Wednesday, 27 July 2016

This morning we walked up Moel Dduallt, which is dwarfed by Moelwyn Bach. Moel means hill, sometimes a ‘bare’ or ‘bald’ hill, thus Moelwyn Bach translates to the Little White Hill; but ‘hill’ just doesn’t do justice to the craggy cliffs in front of that 710m peak.

The ridge of Moel Dduallt looking towards Portmeirion
As for Dduallt, that translates to Black Hill or Black Hillside; so does Moel Dduallt mean the (bare) Hill on the Black Hillside? Doesn’t seem to fit with Moelwyn being the White Hill. It's also far from 'bare' with lots of trees on the south side, albeit the oaks are a bit bonsai, particularly those in the firing line of the south westerly winds.

Maybe the ‘black’ comes from the profusion of ripe bilberries. We picked enough to turn our breakfast cereals purple for the next few days.

Whatever the meaning of the names it was a beautiful walk with stunning views.

Sunday, 17 July 2016

Hippy Sheep

It's been a tough summer for the sheep; wet fleeces, and still no date for the shearing. Farmers are running late. You can't gather sheep off the mountain when the clouds are down. But they seem in good spirits, as if at Glastonbury.

'If you're going ..... to San ....
Be sure to wear ...... some your hair'
On a positive note, and possibly connected with the above average precipitation, there is a bumper crop of bilberries. Yum!

Friday, 15 July 2016

Full Steam Ahead - BBC2 on the Ffestiniog

The first episode of this new 6 part series will be on BBC2 at 8pm on Thursday 21st 'EXCEPT WALES'. Sometimes these regional variations can be very frustrating, so we will be watching a little later on the iPlayer.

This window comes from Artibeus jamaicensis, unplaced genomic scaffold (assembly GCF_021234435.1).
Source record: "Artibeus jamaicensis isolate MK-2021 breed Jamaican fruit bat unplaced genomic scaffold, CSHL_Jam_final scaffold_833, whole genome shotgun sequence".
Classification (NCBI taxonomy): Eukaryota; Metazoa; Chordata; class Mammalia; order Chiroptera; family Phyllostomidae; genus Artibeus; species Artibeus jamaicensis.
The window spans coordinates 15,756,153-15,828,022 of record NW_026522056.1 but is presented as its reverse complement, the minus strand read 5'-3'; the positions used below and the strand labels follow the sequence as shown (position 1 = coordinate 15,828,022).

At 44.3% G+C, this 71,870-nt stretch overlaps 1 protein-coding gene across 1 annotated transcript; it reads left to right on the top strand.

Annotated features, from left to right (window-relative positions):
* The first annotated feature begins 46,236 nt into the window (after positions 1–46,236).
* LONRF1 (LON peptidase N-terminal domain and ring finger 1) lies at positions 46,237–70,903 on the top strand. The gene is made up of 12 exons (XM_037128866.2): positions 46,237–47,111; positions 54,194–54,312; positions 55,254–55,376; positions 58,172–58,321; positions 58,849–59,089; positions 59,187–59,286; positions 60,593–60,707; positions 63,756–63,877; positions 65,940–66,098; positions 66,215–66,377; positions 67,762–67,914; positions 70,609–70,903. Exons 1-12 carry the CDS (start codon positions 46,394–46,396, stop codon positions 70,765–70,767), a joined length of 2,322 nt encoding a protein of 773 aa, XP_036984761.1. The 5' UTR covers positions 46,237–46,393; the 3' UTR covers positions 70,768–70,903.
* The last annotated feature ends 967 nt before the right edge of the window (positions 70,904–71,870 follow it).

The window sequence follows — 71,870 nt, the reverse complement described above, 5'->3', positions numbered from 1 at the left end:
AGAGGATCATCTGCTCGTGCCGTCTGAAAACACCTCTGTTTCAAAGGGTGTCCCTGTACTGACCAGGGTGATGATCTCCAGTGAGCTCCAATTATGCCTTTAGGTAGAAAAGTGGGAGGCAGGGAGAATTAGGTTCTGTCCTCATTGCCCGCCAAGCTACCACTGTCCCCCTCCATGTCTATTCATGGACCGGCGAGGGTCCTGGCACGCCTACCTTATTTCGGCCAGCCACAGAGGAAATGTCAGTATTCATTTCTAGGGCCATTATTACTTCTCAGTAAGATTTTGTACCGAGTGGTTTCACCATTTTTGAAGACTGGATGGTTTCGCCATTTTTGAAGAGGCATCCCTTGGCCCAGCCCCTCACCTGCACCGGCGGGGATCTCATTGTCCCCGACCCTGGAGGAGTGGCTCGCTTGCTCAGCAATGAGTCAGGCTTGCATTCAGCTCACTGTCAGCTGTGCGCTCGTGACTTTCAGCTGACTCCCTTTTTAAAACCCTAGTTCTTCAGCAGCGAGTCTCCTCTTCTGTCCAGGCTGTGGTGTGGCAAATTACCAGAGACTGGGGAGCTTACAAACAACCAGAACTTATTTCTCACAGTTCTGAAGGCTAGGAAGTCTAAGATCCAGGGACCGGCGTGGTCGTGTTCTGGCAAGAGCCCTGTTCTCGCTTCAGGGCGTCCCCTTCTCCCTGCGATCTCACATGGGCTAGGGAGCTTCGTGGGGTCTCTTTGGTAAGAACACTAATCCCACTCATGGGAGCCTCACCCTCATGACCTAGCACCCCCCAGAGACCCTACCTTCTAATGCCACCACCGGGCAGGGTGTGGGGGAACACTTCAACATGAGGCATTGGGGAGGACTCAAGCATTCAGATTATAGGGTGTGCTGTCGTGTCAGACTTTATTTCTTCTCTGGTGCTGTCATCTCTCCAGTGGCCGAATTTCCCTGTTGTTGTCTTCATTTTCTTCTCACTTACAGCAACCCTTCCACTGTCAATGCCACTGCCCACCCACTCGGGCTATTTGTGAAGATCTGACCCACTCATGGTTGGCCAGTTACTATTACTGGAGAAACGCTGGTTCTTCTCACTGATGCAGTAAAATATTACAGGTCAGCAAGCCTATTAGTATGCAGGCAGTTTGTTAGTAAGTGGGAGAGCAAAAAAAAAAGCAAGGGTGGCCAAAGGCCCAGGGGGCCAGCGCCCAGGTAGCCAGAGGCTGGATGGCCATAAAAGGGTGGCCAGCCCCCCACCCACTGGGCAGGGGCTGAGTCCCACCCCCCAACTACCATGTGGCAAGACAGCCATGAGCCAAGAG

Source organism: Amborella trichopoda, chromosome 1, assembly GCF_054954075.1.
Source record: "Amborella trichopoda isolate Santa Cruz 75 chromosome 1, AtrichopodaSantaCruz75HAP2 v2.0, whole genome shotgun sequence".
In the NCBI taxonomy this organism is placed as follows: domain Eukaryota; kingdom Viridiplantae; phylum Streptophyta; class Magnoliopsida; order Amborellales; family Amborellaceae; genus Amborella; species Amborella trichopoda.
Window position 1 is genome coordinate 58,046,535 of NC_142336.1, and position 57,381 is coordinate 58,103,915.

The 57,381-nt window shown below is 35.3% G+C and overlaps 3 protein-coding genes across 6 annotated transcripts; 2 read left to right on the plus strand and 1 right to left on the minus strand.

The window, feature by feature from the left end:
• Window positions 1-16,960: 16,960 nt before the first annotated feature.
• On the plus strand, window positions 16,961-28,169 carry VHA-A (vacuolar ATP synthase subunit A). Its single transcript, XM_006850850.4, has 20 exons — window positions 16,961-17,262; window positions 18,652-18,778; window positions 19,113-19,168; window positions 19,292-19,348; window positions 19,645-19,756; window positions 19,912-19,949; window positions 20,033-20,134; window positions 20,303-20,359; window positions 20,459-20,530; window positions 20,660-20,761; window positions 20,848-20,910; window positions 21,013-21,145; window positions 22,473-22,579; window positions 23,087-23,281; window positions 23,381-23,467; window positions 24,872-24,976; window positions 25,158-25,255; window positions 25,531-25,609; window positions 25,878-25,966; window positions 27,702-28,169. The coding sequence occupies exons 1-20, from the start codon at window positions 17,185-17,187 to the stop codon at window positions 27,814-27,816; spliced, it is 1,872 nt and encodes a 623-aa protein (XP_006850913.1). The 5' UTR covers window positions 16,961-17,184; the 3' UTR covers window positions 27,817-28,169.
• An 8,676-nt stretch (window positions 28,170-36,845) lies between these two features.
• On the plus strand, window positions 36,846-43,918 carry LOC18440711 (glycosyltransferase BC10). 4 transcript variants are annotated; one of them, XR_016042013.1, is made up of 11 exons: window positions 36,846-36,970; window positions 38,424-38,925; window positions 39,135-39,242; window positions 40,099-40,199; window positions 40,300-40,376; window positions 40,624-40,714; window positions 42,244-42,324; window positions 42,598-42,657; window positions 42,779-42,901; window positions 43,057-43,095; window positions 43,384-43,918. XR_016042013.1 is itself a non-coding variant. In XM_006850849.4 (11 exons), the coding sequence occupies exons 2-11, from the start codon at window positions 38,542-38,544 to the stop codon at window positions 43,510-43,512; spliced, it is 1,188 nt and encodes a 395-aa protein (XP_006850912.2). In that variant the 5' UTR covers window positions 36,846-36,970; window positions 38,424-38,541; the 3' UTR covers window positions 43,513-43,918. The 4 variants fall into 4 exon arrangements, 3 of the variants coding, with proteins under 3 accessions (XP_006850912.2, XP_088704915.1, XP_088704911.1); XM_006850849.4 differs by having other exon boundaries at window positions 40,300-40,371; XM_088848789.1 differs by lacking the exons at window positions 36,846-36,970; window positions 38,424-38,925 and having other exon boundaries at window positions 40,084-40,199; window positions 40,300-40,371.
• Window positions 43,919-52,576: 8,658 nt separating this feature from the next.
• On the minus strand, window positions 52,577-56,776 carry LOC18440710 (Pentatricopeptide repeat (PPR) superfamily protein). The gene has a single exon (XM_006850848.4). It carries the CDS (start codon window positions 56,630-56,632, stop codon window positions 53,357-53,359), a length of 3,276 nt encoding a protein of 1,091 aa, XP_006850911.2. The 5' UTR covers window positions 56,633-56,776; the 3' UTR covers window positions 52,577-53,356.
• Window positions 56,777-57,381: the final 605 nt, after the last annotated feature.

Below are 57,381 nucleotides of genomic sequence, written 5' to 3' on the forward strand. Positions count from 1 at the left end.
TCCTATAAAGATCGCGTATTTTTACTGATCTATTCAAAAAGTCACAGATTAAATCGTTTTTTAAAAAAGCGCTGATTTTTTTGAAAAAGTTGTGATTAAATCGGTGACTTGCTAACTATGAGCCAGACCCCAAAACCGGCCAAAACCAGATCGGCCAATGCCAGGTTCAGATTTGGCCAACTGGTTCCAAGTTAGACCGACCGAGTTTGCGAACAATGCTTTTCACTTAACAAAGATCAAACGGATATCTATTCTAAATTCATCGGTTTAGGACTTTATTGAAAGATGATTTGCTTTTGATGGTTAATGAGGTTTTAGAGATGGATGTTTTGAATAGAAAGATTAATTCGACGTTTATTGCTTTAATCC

The TV crew were filming on the Ffestiniog and at Llechwedd for 3 days in mid February with lots of rain. Here's the intro to the series.

Historians Ruth Goodman, Alex Langlands and Peter Ginn bring back to life the golden age of steam and explore how the Victorian railways created modern Britain.

The introduction of steam railways in the early 19th century changed Britain in a way no one could have predicted. This episode explores how they created a domestic revolution, changing the way we lived, from the houses we lived in to the food we ate.

Just a nice photo - nothing to do with the TV!
In the middle of winter and the team arrive at the Ffestiniog Railway in Snowdonia to find out how millions of tons of slate were moved down the mountain. This is the slate that covers roofs in every corner of the country and all of it was moved by rail.

Underground, Alex experiences the brutal conditions faced by miners in Llechwedd quarry who would have endured 12-hour shifts suspended from iron chains. It's an exhilarating ride down the narrow winding track aboard the 'gravity train' with the whole crew hanging on to the brakes all the way.

For more details of the series click here.